CBD is the non-psychoactive cousin of THC and is one of the hundreds of cannabinoids in hemp and marijuana. A great benefit that CBD has is simply for being non-psychoactive, which means it will never get anyone the “high” effect that THC will give, and will also not show up on a drug test. CBD will provide many of the health benefits that THC does not give in isolates. CBD monitors metabolism, BP, and even a promising medication for pre-diabetics. ADHD/ADD is a biological problem in the brain, as there is an imbalance between the serotonin/dopamine neuroreceptors. The endocannabinoid system in the brain has specific CB1 and CB2 receptors that help monitor other parts of the brain.
Hyperactivity and short attention span are necessary criteria behind ADHD. A study in 2012 tested three different rat groups between social interactions. Rats that were exposed to three mg of cannabidiol (CBD) improved over the control group by decreasing hyperactivity significantly. The second group that was exposed to clozapine also improved in this area but did not affect their attention span.
A qualitative analysis of online forums conducted here reviewed over two hundred forums discussing cannabis and ADHD. While cannabis has THC, 25% of individuals claimed cannabis as therapeutic for ADHD, while 8% said it was harmful, 5% saying both, and 2% saying that cannabis has no effect.
The self-medication hypothesis claims that substance abuse could be reliant under other medical issues. This means that people with ADHD or ADD (or other behavioral disorders) could be prone to a dependency of other drugs. Some studies conclude that these symptoms are significant factors in cannabis abuse.
Marijuana has many cannabinoids, and is psychoactive. CBD is non-psychoactive, and has promising research behind anxiety, mania, and mood disorders.
Anxiety and Other Symptoms
People with ADHD and ADD are more prone to major depressive disorder, anxiety and insomnia. These symptoms are major life-changing aspects for people. For a child, these can change the life at home, while causing difficulty in the developmental stages. Anxiety is prevalent not only in ADHD victims, but also the medications given to treat it. It can make things difficult to beat and to get help.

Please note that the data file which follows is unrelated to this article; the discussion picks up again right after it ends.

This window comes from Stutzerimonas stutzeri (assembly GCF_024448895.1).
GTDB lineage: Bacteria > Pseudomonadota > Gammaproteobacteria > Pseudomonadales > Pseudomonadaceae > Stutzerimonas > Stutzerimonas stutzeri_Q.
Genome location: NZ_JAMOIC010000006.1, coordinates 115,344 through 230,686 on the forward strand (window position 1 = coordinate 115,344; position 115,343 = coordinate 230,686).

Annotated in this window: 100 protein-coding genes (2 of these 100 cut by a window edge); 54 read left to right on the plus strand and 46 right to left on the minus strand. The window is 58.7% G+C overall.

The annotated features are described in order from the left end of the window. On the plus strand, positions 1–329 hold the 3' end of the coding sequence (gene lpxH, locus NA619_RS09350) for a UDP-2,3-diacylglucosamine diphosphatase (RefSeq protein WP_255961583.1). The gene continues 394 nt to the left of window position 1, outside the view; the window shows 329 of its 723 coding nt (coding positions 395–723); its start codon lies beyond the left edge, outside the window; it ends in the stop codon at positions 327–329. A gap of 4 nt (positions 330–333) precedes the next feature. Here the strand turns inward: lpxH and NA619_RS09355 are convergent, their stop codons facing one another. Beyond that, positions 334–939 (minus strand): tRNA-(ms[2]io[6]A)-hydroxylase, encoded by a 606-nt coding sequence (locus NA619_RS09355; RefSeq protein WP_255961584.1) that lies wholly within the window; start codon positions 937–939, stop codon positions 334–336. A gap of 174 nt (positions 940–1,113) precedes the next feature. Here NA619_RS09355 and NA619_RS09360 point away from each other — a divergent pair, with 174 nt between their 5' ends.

Research with the relationship between CBD and anxiety is much stronger than that of ADHD. Research studies suggest that CBD is more than capable of treating anxiety among PTSD victims, and also in aiding falling asleep. CBD is known for giving a calmer feeling, which of course could help anxiety, according to the National Center for Biotechnology Information (NCBI) studies.
Research is certainly needed in order to prove the effectiveness of CBD for people with ADHD. The relationship of ADHD/ADD and CBD is currently too dependant on anecdotal evidence. The vast increase of diagnosis of ADHD among children calls for more research as well. As we can see, the symptoms of ADHD and the side effects from medications could result in anxiety and a disturbance in the child’s’ growth. Hemp-derived CBD is safe for animals such as dogs, cats, and is also safe for people.
Consider researching the self-medication hypothesis before trying medical cannabis or CBD oil. The general claim it makes is that people with addictive traits, such as disorders, are more dependant on some drugs.
If you are looking to use CBD to treat the symptoms of ADHD/ADD, contact your physician first to understand the interactions of other medications you may be taking.